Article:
To the extent possible, the governance of the BICC should go hand in hand with the European Semester and all other existing mechanisms of economic policy coordination. This would ensure the necessary consistency across processes and procedures. The proposed regulation aims at achieving such consistency in the strategic guidance established by the Council during the Euro Summit and, after discussions with the Eurogroup, in the euro area recommendations. It also stresses the need for consistency of CSG with CSRs, as CSRs are a cornerstone of the European Semester. In line with their Treaty-based role in the economic policy coordination process, the Commission would assess the reform and investment packages submitted by Member States, monitor the progress of their implementation, and take the initiative on developing strategic orientations and guidance.

Moreover, it is essential, as currently foreseen, that the reform and investment packages submitted by Member States are assessed against commonly agreed country-specific policy needs, as reform and investment priorities vary significantly across Member States. For that reason, CSRs — already issued annually by the Commission and endorsed by the Council as part of the European Semester process — should be the main reference point for Member States and they should explicitly refer to existing CSRs when they submit their reform and investment packages. Given that the Commission’s country reports issued in the context of the Council’s CSRs identify, as of 2019, important structural policy needs and key areas for public investment at Member State level, they provide the appropriate benchmark for the formulation of national reform and investment packages. The CSG could further specify those CSRs, where appropriate.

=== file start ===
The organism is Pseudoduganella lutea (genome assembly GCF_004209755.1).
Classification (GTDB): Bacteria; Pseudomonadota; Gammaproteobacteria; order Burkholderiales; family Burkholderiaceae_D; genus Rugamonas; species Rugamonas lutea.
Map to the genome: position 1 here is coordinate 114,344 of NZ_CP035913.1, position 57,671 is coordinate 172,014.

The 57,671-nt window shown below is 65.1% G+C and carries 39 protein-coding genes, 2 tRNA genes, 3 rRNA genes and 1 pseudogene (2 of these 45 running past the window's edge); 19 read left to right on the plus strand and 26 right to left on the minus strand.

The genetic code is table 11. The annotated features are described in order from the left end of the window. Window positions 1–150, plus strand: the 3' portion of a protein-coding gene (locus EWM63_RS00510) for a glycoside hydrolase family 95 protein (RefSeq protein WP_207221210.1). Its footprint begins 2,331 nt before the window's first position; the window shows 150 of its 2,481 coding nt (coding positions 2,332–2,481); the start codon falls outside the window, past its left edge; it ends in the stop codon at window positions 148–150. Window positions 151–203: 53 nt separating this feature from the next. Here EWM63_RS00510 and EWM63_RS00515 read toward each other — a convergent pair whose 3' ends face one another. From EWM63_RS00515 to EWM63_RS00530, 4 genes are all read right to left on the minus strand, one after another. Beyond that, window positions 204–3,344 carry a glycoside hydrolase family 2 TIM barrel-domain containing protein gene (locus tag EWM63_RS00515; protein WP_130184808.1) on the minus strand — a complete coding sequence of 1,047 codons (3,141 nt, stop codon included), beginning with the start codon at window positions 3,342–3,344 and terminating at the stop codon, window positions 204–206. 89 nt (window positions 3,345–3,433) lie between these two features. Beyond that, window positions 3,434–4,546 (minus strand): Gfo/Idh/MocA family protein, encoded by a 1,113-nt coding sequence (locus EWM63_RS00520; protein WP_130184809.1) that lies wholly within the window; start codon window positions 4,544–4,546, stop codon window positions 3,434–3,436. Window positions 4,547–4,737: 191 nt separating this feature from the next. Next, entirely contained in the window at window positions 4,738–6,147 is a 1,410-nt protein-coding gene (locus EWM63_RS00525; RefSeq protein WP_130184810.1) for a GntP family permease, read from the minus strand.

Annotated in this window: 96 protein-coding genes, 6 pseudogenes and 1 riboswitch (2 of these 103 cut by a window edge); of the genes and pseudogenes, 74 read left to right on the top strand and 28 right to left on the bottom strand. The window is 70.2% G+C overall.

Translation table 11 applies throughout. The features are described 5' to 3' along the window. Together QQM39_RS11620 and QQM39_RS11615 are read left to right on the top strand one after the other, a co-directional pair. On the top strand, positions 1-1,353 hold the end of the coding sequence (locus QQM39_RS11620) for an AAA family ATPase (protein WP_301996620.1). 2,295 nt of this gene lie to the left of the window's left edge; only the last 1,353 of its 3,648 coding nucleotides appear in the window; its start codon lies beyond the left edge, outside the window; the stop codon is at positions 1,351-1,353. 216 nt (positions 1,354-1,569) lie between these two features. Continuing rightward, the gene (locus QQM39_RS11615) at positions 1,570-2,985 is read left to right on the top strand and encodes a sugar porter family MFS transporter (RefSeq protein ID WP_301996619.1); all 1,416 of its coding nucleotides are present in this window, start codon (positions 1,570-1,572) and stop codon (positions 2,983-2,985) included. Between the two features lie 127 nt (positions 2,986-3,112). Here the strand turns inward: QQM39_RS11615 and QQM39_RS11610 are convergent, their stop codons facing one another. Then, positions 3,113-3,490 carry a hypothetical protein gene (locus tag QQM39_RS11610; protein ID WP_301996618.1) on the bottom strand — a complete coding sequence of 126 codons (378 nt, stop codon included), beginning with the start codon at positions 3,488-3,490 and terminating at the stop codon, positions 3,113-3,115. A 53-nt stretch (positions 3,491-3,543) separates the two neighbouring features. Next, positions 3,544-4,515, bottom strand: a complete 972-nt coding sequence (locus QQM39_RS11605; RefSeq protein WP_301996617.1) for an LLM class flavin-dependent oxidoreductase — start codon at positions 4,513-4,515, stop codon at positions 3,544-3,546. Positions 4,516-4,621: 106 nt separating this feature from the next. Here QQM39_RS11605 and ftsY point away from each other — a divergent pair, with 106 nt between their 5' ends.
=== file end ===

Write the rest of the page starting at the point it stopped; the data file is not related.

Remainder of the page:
In practice, and depending on when the reform and investment packages related to BICC are submitted to the Commission for assessment, CSRs of the previous year should be used as a benchmark for the BICC. In their assessment of the reform and investment packages submitted by Member States, the Commission could also take into account CSRs of the current year to the extent that they are published in due time.

Overall, the aforementioned way forward should help maintain CSRs as the main reference point and ensure consistency on substance across existing coordination procedures, notably the European Semester, and on time. In that context, the BICC could unfold its potential, keeping the focus on addressing the most pressing economic and fiscal policy challenges faced by Member States.

1.3.   Additional considerations

Given the objective of the BICC to support structural policies and public investment in order to improve competitiveness and convergence, further discussions beyond the BICC are necessary on how to establish a macroeconomic stabilisation function, which remains absent at euro area level. Such a function exists in all monetary unions, to better deal with economic shocks that cannot be managed at national level (3). As previously highlighted by the ECB (4), a common macroeconomic stabilisation function would, if appropriately designed, increase the economic resilience of the participating Member States and of the euro area as a whole, thereby also supporting the single monetary policy. To that end, a fiscal stabilisation function should be sufficient in size.

This opinion will be published on the ECB’s website.

Done at Frankfurt am Main, 30 October 2019.

The President of the ECB


(1)  COM(2019) 354 final.

(2)  See ‘Completing Europe’s Economic and Monetary Union’, Report by Jean-Claude Juncker, in close cooperation with Donald Tusk, Jeroen Dijsselbloem, Mario Draghi and Martin Schulz, 22 June 2015, page 7, available on the Commission’s website at

(3)  See the general observations of Opinion CON/2018/51. All ECB opinions are published on the ECB’s website at

(4)  See the general observations of Opinion CON/2018/51.